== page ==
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A Conversation with Steely Dan’s Jon Herington

Jon Herington on Steely Dan, playing across genres, guitarists he admires, running his own band and more:

I spoke with Steely Dan guitarist Jon Herington via Skype this week in the first of what I hope will be many such conversations for The Daily Music Break.

One of the things that we spoke about is the wide variety of music with which Jon is comfortable.  Jon is in The Dukes of September Rhythm Revue — which features Donald Fagan, Boz Scaggs and Michael McDonald — and has supported Bette Midler, the Jim Beard group, the late Phoebe Snow, Madeleine Peyroux, Bobby Caldwell, Lucy Kaplansky, Jim McDuff and others. He’s played with Wes Montgomery‘s brother and other serious jazz folks.

jon_herington-2Clearly, Jon is best known for his ongoing work with Steely Dan. His profile at the band’s site begins with a description of how scary his job is:

“SD’s New Guitar Guy” — arguably one of the most coveted slots in the annals of popular music. And also, potentially, one of the most intimidating; few musical roles receive the same amount of examination, discussion, and debate as does this one. But Jon is handling it all with “perfection and grace”, turning out work which, to our minds, often evokes the melodic and rhythmic heart of cherished recorded versions while simultaneously displaying his own original and powerful musicality. Guitar Player Magazine called Jon a player with “one formidable voice” and “chops of doom”. (Continue Reading…)

It can safely be said that it is not a gig for the faint of heart.

Jon’s own band clearly hits at the roots of what attracted him and generations of other kids to rock music:

THE JON HERINGTON BAND is currently the hard-hitting, stripped-down power trio, with a blues/rock/pop  “roadhouse” vibe.  There is plenty of killer guitar for fans of Jon’s playing, though never at the expense of the songwriting  which remains focused, thoughtful and fun.  All three band members sing,  providing a much bigger sound than a typical trio.  Jon has often spoken of the first three albums he bought as a youngster:  Cream’s “Disraeli Gears;”  Hendrix’s “Are You Experienced;” and the Beatles’ “White Album;”  iconic recordings that continue to influence his sound and approach.  The undeniable chemistry of THE JON HERINGTON BAND has been built on a lifetime of collaboration with bandmates Dennis Espantman (bass, vocals) and Frank Pagano (drums, vocals) and is clearly evident in their catalog of songs.  After  years of playing the supporting (though highlighted) role,  Jon steps forward with his trio as a world class guitar player with chops, taste, and much to say.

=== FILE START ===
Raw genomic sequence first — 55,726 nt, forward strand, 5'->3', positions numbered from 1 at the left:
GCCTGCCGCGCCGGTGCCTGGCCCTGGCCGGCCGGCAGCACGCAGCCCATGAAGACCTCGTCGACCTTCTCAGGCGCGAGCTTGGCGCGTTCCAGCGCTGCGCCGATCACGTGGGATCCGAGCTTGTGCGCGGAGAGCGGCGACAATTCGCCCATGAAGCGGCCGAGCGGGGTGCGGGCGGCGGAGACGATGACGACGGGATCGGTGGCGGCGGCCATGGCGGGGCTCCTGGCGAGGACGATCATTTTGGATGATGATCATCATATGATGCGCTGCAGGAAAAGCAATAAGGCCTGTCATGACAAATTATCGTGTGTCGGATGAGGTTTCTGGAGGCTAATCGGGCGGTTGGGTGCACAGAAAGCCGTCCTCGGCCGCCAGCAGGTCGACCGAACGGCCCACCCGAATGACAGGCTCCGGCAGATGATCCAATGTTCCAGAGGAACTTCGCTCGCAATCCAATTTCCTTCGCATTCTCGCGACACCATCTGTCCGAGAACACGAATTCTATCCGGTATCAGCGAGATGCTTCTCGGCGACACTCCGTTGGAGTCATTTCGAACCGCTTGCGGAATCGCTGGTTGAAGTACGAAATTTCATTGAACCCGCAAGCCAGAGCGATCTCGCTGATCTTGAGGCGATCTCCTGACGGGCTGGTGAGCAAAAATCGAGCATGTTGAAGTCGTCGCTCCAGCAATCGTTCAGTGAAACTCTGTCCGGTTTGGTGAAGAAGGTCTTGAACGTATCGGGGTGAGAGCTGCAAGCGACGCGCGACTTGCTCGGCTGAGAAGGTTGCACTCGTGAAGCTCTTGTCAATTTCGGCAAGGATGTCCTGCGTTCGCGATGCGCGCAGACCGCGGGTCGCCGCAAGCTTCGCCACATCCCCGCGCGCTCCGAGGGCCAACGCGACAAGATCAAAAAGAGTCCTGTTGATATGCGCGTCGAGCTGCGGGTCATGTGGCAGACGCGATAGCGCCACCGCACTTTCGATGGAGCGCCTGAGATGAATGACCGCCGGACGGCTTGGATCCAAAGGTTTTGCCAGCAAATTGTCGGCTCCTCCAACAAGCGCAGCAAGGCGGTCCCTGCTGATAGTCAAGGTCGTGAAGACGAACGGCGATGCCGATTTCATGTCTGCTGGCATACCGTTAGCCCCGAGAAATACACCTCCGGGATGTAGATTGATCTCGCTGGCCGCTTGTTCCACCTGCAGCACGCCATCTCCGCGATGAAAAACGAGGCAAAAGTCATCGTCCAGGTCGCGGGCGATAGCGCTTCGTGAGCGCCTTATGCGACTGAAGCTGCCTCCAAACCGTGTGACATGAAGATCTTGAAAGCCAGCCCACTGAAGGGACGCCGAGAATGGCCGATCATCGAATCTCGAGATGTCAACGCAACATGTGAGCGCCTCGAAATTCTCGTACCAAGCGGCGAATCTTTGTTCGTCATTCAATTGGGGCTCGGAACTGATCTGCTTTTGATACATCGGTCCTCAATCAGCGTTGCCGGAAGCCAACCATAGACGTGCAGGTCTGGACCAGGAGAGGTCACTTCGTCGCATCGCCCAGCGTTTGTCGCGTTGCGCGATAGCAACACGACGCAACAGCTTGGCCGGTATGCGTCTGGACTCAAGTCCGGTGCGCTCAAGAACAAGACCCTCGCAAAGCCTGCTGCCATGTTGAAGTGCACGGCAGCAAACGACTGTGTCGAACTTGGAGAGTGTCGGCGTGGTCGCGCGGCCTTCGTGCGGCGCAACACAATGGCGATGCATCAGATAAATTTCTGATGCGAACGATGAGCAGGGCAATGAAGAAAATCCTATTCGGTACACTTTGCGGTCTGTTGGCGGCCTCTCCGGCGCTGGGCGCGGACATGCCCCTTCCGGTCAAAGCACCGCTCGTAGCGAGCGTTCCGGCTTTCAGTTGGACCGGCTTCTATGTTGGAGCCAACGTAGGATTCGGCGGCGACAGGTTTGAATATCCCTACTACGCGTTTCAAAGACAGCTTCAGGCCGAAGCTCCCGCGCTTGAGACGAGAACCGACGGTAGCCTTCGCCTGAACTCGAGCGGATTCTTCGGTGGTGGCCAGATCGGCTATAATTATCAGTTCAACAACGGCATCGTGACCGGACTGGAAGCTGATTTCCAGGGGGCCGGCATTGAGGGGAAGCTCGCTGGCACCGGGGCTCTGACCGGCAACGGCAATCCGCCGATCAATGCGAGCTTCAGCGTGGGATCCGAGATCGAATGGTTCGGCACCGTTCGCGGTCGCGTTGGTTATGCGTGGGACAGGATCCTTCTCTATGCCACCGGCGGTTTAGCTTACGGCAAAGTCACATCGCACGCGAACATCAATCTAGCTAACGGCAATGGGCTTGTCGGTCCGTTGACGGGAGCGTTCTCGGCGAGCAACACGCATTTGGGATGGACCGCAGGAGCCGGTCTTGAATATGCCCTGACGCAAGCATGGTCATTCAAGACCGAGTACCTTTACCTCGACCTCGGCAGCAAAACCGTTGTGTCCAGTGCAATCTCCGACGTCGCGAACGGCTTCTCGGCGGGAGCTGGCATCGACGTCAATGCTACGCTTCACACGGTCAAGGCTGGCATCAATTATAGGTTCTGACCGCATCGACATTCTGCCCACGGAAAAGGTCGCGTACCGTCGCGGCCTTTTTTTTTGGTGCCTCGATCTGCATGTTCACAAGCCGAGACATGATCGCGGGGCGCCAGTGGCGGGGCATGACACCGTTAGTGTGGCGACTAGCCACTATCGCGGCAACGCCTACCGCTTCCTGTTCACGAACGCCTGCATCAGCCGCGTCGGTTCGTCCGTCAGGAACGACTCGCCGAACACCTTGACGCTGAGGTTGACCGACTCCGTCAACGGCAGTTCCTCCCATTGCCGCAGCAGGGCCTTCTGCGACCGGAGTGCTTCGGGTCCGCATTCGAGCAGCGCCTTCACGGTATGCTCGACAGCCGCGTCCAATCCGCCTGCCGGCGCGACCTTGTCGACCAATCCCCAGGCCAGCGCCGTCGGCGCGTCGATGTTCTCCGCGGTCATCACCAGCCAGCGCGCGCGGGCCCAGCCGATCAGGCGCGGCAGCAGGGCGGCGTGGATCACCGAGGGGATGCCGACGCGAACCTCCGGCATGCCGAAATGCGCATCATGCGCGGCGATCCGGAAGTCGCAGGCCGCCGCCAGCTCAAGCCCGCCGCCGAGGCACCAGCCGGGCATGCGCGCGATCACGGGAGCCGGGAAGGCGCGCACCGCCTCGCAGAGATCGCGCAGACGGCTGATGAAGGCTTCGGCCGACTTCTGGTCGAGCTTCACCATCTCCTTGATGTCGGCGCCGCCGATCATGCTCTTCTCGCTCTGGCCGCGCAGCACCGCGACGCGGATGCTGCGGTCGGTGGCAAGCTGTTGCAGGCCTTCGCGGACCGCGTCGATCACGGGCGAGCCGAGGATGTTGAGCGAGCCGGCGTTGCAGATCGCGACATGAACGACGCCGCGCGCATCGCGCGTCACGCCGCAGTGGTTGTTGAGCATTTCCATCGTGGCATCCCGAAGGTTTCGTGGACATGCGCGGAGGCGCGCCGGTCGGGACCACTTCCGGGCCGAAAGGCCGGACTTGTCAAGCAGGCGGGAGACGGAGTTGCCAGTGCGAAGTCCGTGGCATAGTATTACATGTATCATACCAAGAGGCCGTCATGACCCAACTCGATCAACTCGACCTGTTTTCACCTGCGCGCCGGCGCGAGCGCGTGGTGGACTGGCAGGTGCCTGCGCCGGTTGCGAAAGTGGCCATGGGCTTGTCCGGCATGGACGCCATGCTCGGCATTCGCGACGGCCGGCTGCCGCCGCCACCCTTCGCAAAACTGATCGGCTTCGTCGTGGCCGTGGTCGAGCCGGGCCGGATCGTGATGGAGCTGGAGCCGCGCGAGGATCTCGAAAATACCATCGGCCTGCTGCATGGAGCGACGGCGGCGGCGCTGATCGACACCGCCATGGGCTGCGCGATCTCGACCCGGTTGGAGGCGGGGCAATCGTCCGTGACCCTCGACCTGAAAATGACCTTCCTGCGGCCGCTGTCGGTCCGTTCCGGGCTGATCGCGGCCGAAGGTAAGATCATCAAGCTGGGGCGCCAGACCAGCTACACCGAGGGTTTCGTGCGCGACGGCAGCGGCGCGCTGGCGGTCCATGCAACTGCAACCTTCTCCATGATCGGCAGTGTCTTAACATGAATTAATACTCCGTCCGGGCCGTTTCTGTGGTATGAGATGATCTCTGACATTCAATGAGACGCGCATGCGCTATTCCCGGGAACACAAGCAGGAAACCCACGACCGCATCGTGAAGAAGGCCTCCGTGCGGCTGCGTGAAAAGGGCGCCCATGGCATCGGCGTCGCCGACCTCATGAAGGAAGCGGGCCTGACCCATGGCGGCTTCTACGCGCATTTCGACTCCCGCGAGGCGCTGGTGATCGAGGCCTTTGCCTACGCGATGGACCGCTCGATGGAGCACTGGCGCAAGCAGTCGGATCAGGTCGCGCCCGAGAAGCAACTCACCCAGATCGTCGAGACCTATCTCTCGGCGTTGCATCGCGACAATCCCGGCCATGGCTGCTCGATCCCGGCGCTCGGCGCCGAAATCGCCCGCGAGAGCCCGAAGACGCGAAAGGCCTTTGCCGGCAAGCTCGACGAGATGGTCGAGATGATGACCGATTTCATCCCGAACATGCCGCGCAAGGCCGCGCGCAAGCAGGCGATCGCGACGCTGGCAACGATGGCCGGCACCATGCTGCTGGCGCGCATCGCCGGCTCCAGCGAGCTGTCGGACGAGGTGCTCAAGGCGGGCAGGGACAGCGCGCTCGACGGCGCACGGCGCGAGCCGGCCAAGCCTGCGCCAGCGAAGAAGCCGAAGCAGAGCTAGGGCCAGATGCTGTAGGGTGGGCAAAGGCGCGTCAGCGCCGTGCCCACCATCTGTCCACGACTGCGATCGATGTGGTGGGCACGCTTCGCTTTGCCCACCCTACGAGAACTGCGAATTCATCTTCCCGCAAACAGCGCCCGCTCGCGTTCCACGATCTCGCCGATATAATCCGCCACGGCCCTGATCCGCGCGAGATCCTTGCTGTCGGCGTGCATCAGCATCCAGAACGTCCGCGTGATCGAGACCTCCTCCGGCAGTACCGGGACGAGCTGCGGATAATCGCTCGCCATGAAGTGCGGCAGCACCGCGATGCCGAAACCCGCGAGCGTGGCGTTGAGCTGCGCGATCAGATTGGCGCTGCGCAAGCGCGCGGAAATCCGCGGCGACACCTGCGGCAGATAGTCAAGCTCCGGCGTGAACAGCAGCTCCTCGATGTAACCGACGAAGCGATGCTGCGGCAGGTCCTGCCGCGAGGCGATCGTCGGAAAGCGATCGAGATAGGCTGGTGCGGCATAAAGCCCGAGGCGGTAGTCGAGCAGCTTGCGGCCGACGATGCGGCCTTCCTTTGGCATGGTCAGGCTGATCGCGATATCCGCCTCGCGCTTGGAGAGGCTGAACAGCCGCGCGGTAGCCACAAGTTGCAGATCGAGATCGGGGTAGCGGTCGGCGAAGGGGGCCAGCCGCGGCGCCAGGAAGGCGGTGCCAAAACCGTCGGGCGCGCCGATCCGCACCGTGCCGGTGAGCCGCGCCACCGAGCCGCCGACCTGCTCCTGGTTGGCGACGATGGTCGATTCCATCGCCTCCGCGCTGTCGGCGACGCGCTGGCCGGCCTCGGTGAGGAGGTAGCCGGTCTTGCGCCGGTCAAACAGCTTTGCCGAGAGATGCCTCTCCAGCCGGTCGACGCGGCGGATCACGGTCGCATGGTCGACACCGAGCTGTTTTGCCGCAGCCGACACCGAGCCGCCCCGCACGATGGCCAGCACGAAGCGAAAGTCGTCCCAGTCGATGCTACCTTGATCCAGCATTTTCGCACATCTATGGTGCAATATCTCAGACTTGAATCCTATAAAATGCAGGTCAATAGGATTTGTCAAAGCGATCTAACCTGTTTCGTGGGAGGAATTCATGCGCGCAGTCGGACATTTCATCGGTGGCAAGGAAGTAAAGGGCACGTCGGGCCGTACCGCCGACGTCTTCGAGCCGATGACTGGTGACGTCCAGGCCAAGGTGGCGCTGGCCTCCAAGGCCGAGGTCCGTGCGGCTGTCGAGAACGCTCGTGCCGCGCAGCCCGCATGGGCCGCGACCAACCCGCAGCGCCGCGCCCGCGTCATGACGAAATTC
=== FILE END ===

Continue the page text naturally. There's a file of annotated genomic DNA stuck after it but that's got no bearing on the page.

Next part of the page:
Jon’s playing can be seen on “Aveline,” “Caroline Yes” and his band’s rendition of the Steely Dan song “Chain Lighting.” Dan Espantman is on bass and Frank Pagano is the drummer.

Please check out the conversation, which touched on a number of interesting topics. Also, visit The Jon Herington’s Band’s site.

(Photos: Susan Johnson)


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Here’s What’s Here

The Daily Music Break explores every genre of music, from hip hop to opera. It's simple: Boundaries are dumb. It's all good. Here is more about the site and here is our index:

--A Tribe Called Quest to The Dick Hyman Trio (In other words, A to H)

--Indigo Girls to Queen Ida (I to Q)

--Radiohead to ZZ Top (R to Z)

Reading Music

The stories of the great bands and musicians are fascinating. Musicians as a group are brilliant, but often troubled. The combination of creativity and drama makes for great reading.

Here are some books to check out.

Duke Ellington brought class, sophistication and style to jazz which, until that point, was proudly unpolished and raucous. His story is profound. The author, Terry Teachout, also wrote "Pops," the acclaimed bio of Louis Armstrong. Click here or on the image.


What else is there to say? Here is the story behind every song written by The Beatles. Click here or on the image.


The Grateful Dead don't get enough credit for the profound nature of its lyrics. Many of the band's songs are driven by a deep and literate Americana ("I'm Uncle Sam/That's who I am/Been hidin' out/In a rock and roll band" and "Majordomo Billy Bojangles/Sit down and have a drink with me/What's this about Alabama/Keeps comin' back to me?").

David Dodd's exhaustive study tells the story, song by song. Click here or on the image.